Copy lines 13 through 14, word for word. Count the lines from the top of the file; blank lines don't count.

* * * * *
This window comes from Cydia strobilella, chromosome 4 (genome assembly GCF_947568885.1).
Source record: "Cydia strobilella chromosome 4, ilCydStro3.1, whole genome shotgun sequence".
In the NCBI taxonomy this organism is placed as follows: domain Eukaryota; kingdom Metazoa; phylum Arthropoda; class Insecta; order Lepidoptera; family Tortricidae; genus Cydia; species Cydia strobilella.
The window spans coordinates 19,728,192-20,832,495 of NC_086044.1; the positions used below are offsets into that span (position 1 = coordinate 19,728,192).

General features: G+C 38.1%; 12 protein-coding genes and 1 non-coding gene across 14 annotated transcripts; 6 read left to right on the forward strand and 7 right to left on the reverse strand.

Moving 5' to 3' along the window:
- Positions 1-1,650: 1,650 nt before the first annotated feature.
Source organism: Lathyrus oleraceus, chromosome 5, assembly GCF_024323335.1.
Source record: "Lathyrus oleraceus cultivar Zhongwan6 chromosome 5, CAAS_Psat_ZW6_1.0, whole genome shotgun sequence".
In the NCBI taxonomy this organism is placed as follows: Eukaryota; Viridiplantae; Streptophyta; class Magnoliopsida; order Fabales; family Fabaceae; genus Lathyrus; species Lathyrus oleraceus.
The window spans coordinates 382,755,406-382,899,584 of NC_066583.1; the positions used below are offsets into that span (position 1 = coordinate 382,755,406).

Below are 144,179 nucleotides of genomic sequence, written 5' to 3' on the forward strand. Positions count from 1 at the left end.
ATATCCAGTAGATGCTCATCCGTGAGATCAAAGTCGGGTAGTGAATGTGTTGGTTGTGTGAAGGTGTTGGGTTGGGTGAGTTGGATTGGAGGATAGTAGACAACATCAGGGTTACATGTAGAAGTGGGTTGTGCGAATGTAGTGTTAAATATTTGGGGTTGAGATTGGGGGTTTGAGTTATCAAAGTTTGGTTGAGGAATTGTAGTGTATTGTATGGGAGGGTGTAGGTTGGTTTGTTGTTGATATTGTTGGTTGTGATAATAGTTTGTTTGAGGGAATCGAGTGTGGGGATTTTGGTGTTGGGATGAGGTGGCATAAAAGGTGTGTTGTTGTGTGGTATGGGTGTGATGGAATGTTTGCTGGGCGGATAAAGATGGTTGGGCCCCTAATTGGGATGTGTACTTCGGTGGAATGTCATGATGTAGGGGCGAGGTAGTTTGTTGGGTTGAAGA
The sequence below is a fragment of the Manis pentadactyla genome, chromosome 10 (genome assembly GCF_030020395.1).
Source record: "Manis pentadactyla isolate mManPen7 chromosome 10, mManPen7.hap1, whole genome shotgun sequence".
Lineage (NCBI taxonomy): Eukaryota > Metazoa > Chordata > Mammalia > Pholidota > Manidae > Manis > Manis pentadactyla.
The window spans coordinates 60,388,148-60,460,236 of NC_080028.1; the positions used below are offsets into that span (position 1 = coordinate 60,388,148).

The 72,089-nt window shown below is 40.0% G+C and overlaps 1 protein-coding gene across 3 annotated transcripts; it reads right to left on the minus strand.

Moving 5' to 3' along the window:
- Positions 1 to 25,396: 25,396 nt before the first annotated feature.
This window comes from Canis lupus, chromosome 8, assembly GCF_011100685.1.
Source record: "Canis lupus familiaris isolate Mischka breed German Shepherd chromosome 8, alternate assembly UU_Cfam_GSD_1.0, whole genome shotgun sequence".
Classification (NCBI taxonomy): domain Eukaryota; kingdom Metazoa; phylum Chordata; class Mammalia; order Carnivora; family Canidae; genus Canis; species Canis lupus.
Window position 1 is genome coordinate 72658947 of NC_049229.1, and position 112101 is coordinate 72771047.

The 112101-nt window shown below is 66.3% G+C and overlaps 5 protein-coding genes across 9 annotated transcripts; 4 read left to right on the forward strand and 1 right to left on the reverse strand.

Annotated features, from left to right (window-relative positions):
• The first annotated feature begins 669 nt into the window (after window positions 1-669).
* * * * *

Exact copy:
ATATCCAGTAGATGCTCATCCGTGAGATCAAAGTCGGGTAGTGAATGTGTTGGTTGTGTGAAGGTGTTGGGTTGGGTGAGTTGGATTGGAGGATAGTAGACAACATCAGGGTTACATGTAGAAGTGGGTTGTGCGAATGTAGTGTTAAATATTTGGGGTTGAGATTGGGGGTTTGAGTTATCAAAGTTTGGTTGAGGAATTGTAGTGTATTGTATGGGAGGGTGTAGGTTGGTTTGTTGTTGATATTGTTGGTTGTGATAATAGTTTGTTTGAGGGAATCGAGTGTGGGGATTTTGGTGTTGGGATGAGGTGGCATAAAAGGTGTGTTGTTGTGTGGTATGGGTGTGATGGAATGTTTGCTGGGCGGATAAAGATGGTTGGGCCCCTAATTGGGATGTGTACTTCGGTGGAATGTCATGATGTAGGGGCGAGGTAGTTTGTTGGGTTGAAGA
The sequence below is a fragment of the Manis pentadactyla genome, chromosome 10 (genome assembly GCF_030020395.1).